In a later statement, Sissi’s office boasted that the Egyptian president was the first world leader to reach Trump by phone and personally congratulate him.
Burundi’s controversial leader, Pierre Nkurunziza, who has been accused of directing the killing of civilians, said of Trump, “Your victory is the victory of all Americans.”
Democracy activists and human rights campaigners, meanwhile, were despairing.
In Brazil, analysts noted that the United States now has the kind of leader more commonly associated with Latin America — a “caudilho,” an authoritarian and charismatic figure often linked to military or landowning elites who responds to a desire for “dramatic solutions.”
“The North American electorate broke open the shell of the serpent’s egg that Donald Trump incubated during the campaign this Tuesday,” wrote Clóvis Rossi, a columnist for Brazil’s Folha de S.Paulo newspaper. “Therefore all of the demons that the politically correct had buried or at least eased in United States society are loose.”
In the Middle East, Trump’s win was seen as a decisive victory for Syrian President Bashar al-Assad, Egypt’s Sissi, Turkish President Recep Tayyip Erdogan and other leaders who routinely flout the rights of their political opponents.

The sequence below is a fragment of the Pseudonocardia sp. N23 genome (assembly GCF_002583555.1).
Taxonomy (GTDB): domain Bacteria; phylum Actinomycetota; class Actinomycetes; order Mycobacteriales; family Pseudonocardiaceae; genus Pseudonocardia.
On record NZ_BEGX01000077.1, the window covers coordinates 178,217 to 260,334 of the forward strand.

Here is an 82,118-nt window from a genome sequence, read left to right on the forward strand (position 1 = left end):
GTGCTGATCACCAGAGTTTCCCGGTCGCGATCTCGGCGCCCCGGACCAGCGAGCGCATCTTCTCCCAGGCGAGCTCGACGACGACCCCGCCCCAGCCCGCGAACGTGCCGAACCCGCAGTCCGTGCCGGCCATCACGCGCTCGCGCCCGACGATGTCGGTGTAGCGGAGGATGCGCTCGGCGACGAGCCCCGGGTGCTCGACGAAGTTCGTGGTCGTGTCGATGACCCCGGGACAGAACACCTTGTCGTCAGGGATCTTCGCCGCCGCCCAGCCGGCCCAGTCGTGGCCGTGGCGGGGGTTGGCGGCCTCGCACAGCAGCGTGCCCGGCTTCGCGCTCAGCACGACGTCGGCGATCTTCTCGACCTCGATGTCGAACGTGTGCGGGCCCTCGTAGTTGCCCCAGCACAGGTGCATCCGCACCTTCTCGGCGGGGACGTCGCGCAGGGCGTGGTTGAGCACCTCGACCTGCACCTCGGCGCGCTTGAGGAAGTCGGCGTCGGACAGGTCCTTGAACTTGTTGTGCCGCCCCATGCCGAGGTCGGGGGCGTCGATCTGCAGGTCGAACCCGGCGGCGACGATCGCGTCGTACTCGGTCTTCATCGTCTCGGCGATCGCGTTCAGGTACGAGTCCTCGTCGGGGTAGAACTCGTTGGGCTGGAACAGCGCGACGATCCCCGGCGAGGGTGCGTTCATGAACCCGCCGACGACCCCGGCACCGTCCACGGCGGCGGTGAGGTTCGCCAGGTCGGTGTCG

“[Trump] is not going to talk about human rights, definitely,” said Hisyar Ozsoy, a parliament member representing Turkey’s opposition pro-Kurdish Peoples’ Democratic Party, or HDP, whose leaders have recently been arrested. “He will remain deaf and blind to whatever happens here if he wants to work with Turkey.”
Erdogan, who had criticized Trump during the presidential campaign for showing intolerance toward Muslims, said the Republican’s victory was a “positive sign” and the “beginning of a new era in the United States.”
There was no such optimism among the United States’ closest democratic allies.
In Europe, there was never any secret about the continent’s overwhelming preference for Democratic nominee Hillary Clinton.
For months, leaders have spoken openly of their contempt for Trump and their fear of the consequences should he be elected — views that, according to pre-election polls, were reflected in a European public that saw a Trump win as a reason to be “afraid.” On Wednesday, the terms “shock” and “nightmare” were trending on Twitter in Germany.
Trump’s win had many European nations scrambling to understand his intentions on foreign policy, which have been only loosely sketched out.